Both City Litigation and State Legislation Target Discriminatory Pricing Scheme That Costs Women More for Health Coverage
SAN FRANCISCO (May 14, 2009) — City Attorney Dennis Herrera today hailed the passage of bills in both state legislative chambers that would prohibit health insurers in California from engaging in gender rating, a practice Herrera challenged as unconstitutional in a lawsuit filed in January. Herrera’s office sponsored legislation introduced by State Sen. Mark Leno (D-San Francisco), which passed the senate this morning on a 23-to-13 vote. A parallel bill by Assemblymember Dave Jones (D-Sacramento) was approved in the lower chamber on Monday. Both bills intend to bar health care service plans and insurance companies from charging a premium or price differential based on the insured person’s gender. They apply only to individual health care service plans and policies because California law already prohibits gender rating in employer-sponsored and group health plans. While minor differences between the assembly and senate bills remain to be ironed out, today’s passage represents a key step toward a legislative solution that would obviate Herrera’s pending legal challenge.
“Gender rating isn’t simply unfair to women, it’s unfair to taxpayers who are subsidizing health insurers’ discriminatory pricing schemes,” Herrera said. “When women are priced out of individual health coverage, we all pay a price because of increased demand on public hospitals and clinics. California law already prohibits discriminatory insurance pricing because of race, ethnicity, religion and marital status. It even prohibits gender-based pricing for group health plans. It’s time to put an end to gender rating for good. I applaud Sen. Leno’s very capable leadership for successfully advancing legislation that will hopefully remove the basis for the lawsuit by San Francisco. But it is clear we need to act now to end a practice that unconstitutionally burdens women in California.”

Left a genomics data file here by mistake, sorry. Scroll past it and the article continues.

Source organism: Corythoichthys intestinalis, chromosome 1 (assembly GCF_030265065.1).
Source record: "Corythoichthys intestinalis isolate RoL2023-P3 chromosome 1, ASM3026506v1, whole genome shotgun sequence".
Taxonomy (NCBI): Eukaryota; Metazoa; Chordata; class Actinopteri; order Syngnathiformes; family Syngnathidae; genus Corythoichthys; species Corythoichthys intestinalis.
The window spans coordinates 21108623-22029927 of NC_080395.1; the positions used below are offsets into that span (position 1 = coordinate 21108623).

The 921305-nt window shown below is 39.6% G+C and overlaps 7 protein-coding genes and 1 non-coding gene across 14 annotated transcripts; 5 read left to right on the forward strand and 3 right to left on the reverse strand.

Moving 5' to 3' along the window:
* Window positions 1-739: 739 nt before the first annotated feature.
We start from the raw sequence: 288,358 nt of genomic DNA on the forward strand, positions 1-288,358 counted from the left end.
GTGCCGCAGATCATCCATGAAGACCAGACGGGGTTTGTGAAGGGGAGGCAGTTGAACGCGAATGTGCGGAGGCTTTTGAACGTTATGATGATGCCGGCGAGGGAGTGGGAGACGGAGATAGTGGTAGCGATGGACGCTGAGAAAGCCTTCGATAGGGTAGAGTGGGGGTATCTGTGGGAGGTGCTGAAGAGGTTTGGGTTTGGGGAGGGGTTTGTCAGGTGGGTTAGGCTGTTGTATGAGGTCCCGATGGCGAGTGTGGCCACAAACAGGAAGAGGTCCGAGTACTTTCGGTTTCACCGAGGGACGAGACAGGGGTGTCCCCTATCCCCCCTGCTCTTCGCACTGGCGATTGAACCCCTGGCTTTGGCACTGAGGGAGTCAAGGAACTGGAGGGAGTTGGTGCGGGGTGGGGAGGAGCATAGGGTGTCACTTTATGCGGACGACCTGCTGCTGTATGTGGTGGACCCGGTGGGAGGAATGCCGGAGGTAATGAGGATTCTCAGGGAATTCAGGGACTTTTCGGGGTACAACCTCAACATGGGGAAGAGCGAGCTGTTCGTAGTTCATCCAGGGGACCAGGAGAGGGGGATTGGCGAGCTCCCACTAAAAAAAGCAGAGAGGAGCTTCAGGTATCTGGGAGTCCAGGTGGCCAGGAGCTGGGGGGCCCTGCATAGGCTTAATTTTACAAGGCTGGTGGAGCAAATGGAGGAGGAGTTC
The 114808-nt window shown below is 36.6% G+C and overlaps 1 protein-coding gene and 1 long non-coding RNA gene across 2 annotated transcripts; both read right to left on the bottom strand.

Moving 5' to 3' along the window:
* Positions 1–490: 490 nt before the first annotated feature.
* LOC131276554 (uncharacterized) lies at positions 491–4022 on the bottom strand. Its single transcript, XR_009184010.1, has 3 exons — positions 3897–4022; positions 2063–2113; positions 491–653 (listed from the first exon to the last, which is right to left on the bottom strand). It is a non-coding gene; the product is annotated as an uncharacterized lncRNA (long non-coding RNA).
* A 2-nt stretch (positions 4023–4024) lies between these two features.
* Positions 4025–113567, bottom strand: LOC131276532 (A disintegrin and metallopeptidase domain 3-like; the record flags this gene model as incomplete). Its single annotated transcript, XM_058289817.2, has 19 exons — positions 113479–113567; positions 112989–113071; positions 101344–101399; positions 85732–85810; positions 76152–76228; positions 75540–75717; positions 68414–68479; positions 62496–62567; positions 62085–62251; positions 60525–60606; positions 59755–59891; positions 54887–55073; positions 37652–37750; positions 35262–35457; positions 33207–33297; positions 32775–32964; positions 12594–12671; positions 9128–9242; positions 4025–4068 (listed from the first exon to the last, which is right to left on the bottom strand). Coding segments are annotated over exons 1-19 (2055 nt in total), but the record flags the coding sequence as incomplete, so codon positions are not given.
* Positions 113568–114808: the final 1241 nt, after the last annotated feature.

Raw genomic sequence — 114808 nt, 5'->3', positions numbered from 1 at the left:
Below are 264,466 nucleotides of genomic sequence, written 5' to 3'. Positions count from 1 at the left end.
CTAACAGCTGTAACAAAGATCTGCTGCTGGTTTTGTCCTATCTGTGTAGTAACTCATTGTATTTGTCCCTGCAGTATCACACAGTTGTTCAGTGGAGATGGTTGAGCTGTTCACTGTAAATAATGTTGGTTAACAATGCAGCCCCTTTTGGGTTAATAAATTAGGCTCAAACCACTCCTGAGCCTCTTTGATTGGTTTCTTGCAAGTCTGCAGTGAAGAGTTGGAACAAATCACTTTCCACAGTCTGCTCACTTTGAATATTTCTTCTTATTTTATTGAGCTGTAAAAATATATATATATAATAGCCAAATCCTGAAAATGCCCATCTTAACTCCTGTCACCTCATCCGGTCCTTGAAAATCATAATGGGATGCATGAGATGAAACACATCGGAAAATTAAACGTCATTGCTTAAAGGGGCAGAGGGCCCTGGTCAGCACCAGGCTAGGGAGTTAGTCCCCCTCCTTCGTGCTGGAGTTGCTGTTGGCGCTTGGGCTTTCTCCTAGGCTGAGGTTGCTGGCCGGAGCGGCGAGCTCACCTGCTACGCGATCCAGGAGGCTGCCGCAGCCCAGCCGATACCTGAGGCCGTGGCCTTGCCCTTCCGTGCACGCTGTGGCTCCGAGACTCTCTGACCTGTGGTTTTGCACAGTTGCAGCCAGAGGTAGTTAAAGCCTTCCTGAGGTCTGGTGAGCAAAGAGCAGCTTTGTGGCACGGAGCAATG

On Jan. 27, Herrera filed suit in San Francisco Superior Court to strike down provisions of state law that permit gender rating, alleging that the practice by health insurers denies women their right to equal protection under the California Constitution. The lawsuit, which is on hold depending on the outcome of Leno’s Senate Bill 54 and Jones’s Assembly Bill 119, asks the court to declare the discriminatory laws void and to enjoin state officials from enforcing them.